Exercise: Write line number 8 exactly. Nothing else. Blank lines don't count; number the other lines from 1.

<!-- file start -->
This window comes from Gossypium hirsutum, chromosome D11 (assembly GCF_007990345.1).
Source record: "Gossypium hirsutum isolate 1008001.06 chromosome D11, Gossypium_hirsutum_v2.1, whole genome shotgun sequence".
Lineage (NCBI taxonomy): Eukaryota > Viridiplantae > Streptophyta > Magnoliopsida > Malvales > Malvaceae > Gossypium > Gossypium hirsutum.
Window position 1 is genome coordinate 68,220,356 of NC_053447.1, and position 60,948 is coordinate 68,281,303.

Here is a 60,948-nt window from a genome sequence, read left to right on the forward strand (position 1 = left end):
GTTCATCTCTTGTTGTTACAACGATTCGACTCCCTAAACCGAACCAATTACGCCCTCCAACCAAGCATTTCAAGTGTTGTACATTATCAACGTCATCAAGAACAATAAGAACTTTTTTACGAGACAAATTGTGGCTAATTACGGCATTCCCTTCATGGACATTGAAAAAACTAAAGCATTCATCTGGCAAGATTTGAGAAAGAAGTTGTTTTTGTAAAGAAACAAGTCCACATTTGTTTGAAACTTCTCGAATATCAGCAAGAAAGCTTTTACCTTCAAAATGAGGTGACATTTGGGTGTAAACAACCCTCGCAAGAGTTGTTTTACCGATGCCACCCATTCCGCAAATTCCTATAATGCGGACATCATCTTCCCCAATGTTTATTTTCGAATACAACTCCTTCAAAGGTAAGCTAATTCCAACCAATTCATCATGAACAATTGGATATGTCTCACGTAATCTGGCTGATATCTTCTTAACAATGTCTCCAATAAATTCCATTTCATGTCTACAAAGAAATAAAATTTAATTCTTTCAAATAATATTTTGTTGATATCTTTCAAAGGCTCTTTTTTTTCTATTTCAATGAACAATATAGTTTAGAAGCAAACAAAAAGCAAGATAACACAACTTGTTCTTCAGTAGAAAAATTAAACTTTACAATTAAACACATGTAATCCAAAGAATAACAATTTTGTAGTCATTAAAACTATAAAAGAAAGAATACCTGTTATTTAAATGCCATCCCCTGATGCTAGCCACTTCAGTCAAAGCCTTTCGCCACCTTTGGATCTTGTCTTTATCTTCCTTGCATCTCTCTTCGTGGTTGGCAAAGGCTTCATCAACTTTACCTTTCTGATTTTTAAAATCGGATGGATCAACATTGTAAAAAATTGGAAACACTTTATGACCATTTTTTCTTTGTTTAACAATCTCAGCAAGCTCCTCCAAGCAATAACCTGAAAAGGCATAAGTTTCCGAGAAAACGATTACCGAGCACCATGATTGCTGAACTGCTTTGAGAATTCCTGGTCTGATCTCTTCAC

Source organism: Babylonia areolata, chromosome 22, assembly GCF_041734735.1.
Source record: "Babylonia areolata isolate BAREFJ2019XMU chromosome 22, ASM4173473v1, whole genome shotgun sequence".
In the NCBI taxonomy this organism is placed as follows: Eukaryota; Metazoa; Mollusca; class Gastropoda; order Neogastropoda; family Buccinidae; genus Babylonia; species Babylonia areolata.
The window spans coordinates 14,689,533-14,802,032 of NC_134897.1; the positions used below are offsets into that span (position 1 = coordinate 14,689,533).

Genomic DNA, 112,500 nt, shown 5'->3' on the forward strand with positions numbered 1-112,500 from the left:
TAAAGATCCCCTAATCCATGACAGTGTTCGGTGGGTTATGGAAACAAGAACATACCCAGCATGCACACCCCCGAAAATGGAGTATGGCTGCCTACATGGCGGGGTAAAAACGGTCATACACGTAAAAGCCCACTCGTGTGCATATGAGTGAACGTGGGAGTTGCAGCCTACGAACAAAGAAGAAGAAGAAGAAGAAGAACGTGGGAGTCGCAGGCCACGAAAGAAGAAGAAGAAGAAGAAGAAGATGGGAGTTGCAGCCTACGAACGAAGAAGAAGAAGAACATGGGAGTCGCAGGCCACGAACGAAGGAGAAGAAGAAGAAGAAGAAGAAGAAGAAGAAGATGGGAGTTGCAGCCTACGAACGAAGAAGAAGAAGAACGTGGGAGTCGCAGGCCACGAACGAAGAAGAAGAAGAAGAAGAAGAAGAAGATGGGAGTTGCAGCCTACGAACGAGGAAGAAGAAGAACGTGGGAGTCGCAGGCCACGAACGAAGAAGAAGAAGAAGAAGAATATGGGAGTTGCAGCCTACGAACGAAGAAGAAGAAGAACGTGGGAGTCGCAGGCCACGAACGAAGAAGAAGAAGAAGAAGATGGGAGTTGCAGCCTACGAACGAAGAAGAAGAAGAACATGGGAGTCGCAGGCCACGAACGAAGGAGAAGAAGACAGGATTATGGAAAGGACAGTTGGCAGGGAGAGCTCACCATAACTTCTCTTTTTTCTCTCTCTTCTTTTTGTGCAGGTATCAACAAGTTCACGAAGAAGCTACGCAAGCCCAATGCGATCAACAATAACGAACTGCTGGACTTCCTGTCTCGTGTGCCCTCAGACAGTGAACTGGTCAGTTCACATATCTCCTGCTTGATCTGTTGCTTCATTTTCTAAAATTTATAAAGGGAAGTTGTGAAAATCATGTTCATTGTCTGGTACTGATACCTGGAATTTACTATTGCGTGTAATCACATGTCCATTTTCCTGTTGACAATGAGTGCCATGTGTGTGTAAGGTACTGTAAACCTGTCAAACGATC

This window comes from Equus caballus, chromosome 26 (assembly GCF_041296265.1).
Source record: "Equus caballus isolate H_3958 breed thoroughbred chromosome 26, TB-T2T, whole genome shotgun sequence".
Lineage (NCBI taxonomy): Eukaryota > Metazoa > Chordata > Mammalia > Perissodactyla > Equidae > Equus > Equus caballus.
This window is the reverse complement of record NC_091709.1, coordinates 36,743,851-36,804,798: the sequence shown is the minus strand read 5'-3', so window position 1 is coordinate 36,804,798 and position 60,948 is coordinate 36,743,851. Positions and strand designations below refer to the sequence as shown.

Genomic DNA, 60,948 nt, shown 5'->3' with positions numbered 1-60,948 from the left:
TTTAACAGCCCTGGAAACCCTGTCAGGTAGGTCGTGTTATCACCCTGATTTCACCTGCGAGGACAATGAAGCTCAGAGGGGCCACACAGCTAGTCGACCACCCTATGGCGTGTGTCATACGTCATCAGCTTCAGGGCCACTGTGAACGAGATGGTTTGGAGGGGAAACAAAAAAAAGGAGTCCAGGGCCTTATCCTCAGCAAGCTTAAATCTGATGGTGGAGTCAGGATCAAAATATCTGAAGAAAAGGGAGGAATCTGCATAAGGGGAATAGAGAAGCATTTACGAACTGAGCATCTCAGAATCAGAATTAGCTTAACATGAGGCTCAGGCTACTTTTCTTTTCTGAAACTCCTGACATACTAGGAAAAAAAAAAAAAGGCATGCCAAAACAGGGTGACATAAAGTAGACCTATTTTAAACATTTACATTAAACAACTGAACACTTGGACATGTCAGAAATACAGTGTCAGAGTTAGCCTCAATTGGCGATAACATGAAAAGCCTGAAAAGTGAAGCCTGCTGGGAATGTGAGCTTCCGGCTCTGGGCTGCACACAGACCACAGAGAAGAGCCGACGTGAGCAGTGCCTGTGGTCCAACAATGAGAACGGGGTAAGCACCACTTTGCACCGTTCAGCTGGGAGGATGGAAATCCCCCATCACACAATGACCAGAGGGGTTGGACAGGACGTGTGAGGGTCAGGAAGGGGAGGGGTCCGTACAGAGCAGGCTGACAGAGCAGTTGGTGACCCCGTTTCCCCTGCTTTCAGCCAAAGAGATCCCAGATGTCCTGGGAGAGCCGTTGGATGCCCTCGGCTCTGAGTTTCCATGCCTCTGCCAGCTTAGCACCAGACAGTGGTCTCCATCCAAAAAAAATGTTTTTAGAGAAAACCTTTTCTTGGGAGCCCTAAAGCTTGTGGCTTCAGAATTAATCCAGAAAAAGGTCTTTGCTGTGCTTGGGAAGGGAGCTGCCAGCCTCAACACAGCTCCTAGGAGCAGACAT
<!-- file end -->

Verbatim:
Source record: "Babylonia areolata isolate BAREFJ2019XMU chromosome 22, ASM4173473v1, whole genome shotgun sequence".